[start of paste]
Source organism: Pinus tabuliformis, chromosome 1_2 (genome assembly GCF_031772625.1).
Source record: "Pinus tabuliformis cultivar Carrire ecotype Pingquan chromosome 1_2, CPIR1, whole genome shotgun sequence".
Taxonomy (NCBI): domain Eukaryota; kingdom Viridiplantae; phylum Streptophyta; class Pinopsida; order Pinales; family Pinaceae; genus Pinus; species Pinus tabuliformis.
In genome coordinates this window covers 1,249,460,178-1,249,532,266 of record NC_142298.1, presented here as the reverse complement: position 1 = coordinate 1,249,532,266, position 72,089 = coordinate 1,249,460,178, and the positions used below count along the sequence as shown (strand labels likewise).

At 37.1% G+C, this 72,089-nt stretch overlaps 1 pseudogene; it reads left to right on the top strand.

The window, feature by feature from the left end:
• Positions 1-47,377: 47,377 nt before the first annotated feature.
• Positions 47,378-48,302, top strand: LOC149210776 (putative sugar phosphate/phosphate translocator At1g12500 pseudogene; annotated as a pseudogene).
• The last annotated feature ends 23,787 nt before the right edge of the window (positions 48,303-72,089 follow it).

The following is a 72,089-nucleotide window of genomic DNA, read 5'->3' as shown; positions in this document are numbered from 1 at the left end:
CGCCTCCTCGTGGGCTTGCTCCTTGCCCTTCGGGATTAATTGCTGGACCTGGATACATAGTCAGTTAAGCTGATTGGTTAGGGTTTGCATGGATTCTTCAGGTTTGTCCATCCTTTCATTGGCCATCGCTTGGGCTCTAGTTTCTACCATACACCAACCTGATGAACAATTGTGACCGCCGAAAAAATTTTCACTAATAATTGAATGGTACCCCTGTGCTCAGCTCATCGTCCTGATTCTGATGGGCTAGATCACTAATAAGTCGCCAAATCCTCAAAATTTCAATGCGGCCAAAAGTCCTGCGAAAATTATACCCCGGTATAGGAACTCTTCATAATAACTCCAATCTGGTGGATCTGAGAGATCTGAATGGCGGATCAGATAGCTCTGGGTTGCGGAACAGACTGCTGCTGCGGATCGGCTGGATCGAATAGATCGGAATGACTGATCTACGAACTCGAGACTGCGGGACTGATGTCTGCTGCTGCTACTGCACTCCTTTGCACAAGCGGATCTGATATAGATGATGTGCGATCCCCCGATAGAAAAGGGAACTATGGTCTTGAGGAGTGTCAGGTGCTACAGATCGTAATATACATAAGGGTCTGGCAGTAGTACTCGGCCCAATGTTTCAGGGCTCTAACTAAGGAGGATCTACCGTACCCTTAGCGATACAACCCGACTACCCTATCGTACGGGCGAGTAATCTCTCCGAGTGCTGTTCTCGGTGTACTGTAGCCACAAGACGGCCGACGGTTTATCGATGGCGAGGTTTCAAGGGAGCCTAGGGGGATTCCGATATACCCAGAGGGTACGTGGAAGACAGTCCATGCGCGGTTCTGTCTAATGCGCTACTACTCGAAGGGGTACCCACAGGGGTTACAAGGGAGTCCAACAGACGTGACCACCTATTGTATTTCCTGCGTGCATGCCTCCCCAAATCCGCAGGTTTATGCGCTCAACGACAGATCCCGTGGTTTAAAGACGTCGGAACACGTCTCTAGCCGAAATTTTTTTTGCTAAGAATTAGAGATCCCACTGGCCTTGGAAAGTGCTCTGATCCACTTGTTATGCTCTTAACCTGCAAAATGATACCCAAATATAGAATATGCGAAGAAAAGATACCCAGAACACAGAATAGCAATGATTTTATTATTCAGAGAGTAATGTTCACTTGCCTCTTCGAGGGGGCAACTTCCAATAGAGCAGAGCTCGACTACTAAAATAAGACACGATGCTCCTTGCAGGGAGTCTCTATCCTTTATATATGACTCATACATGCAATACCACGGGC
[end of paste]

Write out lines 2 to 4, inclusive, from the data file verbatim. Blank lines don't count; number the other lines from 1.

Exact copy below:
Source record: "Pinus tabuliformis cultivar Carrire ecotype Pingquan chromosome 1_2, CPIR1, whole genome shotgun sequence".
Taxonomy (NCBI): domain Eukaryota; kingdom Viridiplantae; phylum Streptophyta; class Pinopsida; order Pinales; family Pinaceae; genus Pinus; species Pinus tabuliformis.
In genome coordinates this window covers 1,249,460,178-1,249,532,266 of record NC_142298.1, presented here as the reverse complement: position 1 = coordinate 1,249,532,266, position 72,089 = coordinate 1,249,460,178, and the positions used below count along the sequence as shown (strand labels likewise).